Moscow bombing reignites anti-terror technology debate

Ellie Zolfagharifard

Senior Reporter

The jury is out on whether unobtrusive and covert detection of suspicious targets offers better security or if more obvious deterrents, such as body scanners and foot soldiers, should be used.

One industry source told The Engineer: ‘I have seen covert systems working in “lab” conditions with individuals targeted. A busy airport departure or arrivals lounge is an altogether different ball game. Anywhere with a lot of people milling about causes these machines huge problems and – certainly at the moment – renders them pretty ineffective.’

But with visible technologies such as body scanners failing to live up to expectations, engineers haven’t given up on developing an effective hidden security network. In May last year, The Engineer covered a €4.3m EU-funded research programme named LOTUS (Localisation of threat substances in urban society).

The aim of LOTUS was to develop a mobile detection system that can sniff out homemade explosives. The systems could be mounted onto police cars to detect whether elevated levels of suspicious substances were in the area during routine patrols.

A similar concept has been undertaken by the HAMLeT (Hazardous Material Localization and Person Tracking) project that uses a sensory network to identify and track people traveling on busy transport corridors. The group hopes to gather chemical and kinetic information from sensors hidden in air vents and wall fixtures, as well as with lasers pulsing through corridors.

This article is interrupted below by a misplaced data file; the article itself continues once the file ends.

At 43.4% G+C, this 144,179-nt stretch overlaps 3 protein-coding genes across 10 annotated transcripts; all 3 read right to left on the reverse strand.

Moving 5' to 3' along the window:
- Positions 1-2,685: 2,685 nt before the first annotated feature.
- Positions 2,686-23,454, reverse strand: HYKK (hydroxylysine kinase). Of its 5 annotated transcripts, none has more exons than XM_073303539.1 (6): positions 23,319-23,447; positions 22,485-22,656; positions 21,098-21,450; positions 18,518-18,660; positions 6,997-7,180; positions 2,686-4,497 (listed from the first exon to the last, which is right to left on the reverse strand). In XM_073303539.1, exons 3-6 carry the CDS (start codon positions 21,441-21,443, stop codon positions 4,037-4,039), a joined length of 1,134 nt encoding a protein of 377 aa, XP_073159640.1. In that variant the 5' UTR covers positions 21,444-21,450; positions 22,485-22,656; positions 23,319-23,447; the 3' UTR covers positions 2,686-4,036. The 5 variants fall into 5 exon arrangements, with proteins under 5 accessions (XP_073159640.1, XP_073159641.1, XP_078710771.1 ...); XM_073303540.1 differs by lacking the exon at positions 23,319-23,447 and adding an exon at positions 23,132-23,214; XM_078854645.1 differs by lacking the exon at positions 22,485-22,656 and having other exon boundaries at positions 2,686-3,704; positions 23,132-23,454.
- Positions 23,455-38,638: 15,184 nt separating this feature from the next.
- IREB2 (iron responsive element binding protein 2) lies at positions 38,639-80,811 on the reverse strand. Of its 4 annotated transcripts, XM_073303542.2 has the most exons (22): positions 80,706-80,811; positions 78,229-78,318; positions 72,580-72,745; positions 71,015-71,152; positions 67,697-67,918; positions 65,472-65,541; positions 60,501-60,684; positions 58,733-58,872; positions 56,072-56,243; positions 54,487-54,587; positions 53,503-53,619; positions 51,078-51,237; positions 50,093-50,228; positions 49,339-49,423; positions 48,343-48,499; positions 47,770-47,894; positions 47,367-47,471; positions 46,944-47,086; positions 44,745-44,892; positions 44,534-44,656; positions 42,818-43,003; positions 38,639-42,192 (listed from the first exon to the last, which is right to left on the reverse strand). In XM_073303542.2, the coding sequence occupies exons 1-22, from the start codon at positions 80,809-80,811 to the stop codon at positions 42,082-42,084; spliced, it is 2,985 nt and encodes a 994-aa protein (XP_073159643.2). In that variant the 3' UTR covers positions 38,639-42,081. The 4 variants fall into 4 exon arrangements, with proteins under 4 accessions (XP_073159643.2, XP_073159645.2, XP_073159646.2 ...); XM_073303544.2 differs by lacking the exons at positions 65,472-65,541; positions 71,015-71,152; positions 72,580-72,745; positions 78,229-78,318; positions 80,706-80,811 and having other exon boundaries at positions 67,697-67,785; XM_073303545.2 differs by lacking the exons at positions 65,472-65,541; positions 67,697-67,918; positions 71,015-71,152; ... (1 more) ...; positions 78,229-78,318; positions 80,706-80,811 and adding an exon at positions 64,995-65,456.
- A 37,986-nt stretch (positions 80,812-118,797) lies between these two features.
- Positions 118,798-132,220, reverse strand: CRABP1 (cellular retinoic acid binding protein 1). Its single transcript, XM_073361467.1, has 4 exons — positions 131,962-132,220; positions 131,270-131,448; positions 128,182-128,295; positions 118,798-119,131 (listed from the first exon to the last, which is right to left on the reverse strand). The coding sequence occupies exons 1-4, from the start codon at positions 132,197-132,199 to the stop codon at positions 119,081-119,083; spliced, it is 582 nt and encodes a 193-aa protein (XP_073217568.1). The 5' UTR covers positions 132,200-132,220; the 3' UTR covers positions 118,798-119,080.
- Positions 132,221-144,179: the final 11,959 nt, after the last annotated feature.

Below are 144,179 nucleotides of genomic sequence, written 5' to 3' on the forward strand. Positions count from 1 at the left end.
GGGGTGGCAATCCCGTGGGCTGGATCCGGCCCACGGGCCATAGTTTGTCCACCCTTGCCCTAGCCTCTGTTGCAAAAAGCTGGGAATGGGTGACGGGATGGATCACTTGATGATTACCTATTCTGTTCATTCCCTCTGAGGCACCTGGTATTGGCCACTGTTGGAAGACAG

In the arrivals and departures lounge, a project named SUBITO (Surveillance of Unattended Baggage and Identification and Tracking of the Owner) has been attempting to develop an intelligent CCTV system that can track people who have left bags unattended. Using artificial intelligence, the system may be able to determine whether someone has put a bag down for an innocent reason or whether they have more sinister motives.

Another CCTV-replacement system has been developed by OmniPerception. Known as CheckPoint.S, it can be used to identify individual faces in real time by emitting near-infrared light then using the reflected waves to scan an individual’s features.

All of these projects are up against major technical hurdles. While the sheer amount of research is reassuring, much of the development work remains at an early stage. Even if they do succeed, can technology ever fully address the security challenge the world is facing? And if so, are we going about the right way about it?